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Title: Towards the Hypergraph Regularity Method Speaker: Brendan Nagle Time: 3:00pm‐4:00pm Place: PHY 109

In this talk, we begin to present a hypergraph extension of Szemeredi's Regularity Lemma for graphs. In particular, we reveal some of the technicalities that arise in such an extension, namely, in finding a suitable hypergraph regularity lemma that admits a corresponding hypergraph counting lemma. We also discuss some applications.

Title: Entropy of the transducer generated two dimensional languages Speaker: Egor Dolzhenko Time: 3:00pm‐4:00pm Place: PHY 109

Transducers are finite state automata with an output. To each transducer \(\tau\) we can associate a two-dimensional language \(L^2(\tau)\), consisting of blocks of symbols in the following way. The first row, \(w\), of each block is in the input language of \(\tau\), the second row is a word that \(\tau\) outputs on input \(w\). Inductively, every subsequent row is a word outputted by the transducer when its preceding row is read as an input. We show a relationship of the entropy values of these two-dimensional languages to the entropy values of the one-dimensional languages which can be the input language of \(\tau\).

Title: Rational Power Series Speaker: Xiang-Dong Hou Time: 3:00pm‐4:00pm Place: PHY 109

Let \(F\) be a field and \(n>0\). A power series \(f\in F\left[\left[x_1,\dotsc,x_n\right]\right]\) is called rational if \(f=h/g\) for some \(g,h\in F[x_1,\dotsc,x_n]\) with \(g(0,\dotsc,0)\ne 0\), i.e., if there exists \(g\in F[x_1,\dotsc,x_n]\) with \(g(0,\dotsc,0) \ne 0\) such that \(gf\in F[x_1,\dotsc,x_n]\). We prove that in this definition, the condition \(g(0,\dotsc,0) \ne 0\) can be replaced with a weaker condition \(g\ne 0\). This is obvious when \(n=1\). When \(n\ge 2\), however, the problem is more subtle. Our proof uses valuations in fields of algebraic functions of one variable.

There is no information on this week's seminar.

There will be no seminar this week, but it will resume on November 12th.

Title: A Symmetry Approach to the Three-dimensional Structure of Simple Viruses Speaker: Reidun Twarock, University of York Heslington, York, UK Time: 3:00pm‐4:00pm Place: PHY 109

An important part of a virus is its protein container, called the viral capsid, that encapsulates and hence provides protection for the viral genome. Based on the observation that the capsids of most viruses are organized with icosahedral symmetry, Caspar and Klug introduced a landmark theory in 1962 in which they predicted the locations of the proteins in viral capsids schematically based on triangulations that are compatible with icosahedral symmetry. However, information on the structures of the capsid proteins and on the organization of the genomic material is inaccessible with their approach. We show here that such information can be obtained via an extension of the symmetry principle underlying their theory. Based on various examples we demonstrate that the material boundaries in simple RNA viruses are completely determined at all radial levels from the capsid area down to the innermost RNA by our new symmetry principle, implying that symmetry is more important in virus architecture than previously appreciated. We conclude by an analysis of the RNA cage structures formed by the viral genome in certain classes of viruses and discuss implications on virus assembly.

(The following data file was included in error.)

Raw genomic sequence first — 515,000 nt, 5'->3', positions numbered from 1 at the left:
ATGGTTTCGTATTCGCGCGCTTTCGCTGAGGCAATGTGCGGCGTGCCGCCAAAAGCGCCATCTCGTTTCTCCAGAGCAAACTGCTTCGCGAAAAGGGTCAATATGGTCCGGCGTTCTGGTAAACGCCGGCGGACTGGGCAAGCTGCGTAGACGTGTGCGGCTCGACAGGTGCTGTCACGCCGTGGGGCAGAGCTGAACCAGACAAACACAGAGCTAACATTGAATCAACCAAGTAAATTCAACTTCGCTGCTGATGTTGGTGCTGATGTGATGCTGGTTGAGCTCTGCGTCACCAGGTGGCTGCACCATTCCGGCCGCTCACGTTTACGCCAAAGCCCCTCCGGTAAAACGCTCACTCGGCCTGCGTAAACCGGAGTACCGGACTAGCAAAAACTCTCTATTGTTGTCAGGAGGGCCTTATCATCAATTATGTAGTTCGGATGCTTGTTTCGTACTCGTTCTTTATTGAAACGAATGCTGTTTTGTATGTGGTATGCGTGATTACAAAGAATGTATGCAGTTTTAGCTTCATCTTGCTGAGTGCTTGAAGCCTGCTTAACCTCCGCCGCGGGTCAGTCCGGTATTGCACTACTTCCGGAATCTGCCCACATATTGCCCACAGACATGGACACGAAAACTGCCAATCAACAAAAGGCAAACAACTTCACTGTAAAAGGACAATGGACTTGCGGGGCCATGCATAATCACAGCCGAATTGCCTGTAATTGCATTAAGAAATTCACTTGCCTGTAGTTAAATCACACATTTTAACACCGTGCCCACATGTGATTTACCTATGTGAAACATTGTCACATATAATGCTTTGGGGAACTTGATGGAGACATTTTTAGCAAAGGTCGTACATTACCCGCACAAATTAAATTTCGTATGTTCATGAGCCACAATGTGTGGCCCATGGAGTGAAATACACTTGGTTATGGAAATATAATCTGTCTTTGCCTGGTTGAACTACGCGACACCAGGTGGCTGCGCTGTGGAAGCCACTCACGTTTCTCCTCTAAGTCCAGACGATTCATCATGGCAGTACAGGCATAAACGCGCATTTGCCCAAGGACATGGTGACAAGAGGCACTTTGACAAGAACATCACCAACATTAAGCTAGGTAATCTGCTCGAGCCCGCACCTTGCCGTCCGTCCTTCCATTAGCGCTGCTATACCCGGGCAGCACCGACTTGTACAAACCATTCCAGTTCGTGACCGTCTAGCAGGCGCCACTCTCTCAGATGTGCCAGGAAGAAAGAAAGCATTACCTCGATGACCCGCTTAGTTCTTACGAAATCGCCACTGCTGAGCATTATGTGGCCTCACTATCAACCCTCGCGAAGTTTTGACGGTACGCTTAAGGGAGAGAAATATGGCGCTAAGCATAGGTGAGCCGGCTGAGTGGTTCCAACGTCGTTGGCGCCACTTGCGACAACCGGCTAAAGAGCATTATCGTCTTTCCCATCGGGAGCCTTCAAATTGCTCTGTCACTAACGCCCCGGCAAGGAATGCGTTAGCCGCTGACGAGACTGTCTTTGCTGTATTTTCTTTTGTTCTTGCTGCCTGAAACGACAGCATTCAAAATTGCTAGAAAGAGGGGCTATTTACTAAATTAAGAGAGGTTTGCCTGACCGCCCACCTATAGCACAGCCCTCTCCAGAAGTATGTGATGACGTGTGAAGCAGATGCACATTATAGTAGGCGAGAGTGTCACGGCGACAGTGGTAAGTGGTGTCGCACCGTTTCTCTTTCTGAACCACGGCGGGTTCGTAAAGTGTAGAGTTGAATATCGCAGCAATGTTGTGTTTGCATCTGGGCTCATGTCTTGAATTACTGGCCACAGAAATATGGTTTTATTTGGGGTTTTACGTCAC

Title: Threshholds in the Evolution of Random Structures, Part II Speaker: Greg McColm Time: 3:00pm‐4:00pm Place: PHY 109

I will continue the talk from last time, when I presented a monoid-based meta-model of (upwards) evolution of random structures organized around the notion of a stopping time, which for any desirable property is the time when the given random graph acquires that property. Last week, I looked at models where the distribution of increments doesn't change; this week, I will recap last week and then look at more complicated models (of evolution of random structures) where the distribution of increments changes.

Title: Threshholds in the Evolution of Random Structures, Part I Speaker: Greg McColm Time: 3:00pm‐4:00pm Place: PHY 109

One of the basic notions in random graph theory is the evolution of a random graph; one of the fundamental questions is the question of when the randomly-evolving graph acquires a desired property. There are many extant models of evolution of random structures, and recently there have appeared several meta-models to try to organize them. In these two talks, I present one such meta-model, organized around the notion of a stopping time, which for any desirable property is the time when the given random graph acquires that property.

I will outline the mechanics of estimating stopping times, and the first issue will be how good our estimates are. In random graph theory, the width of the range of probable stopping times is the width of the threshold; in the literature, thresholds are usually weak or coarse (the width is on the same order as the median stopping time itself) or strong or sharp (the width shrinks without bound with respect to the median of the threshhold). I will present a formalism of the widths, which is useful in getting well-defined theorems.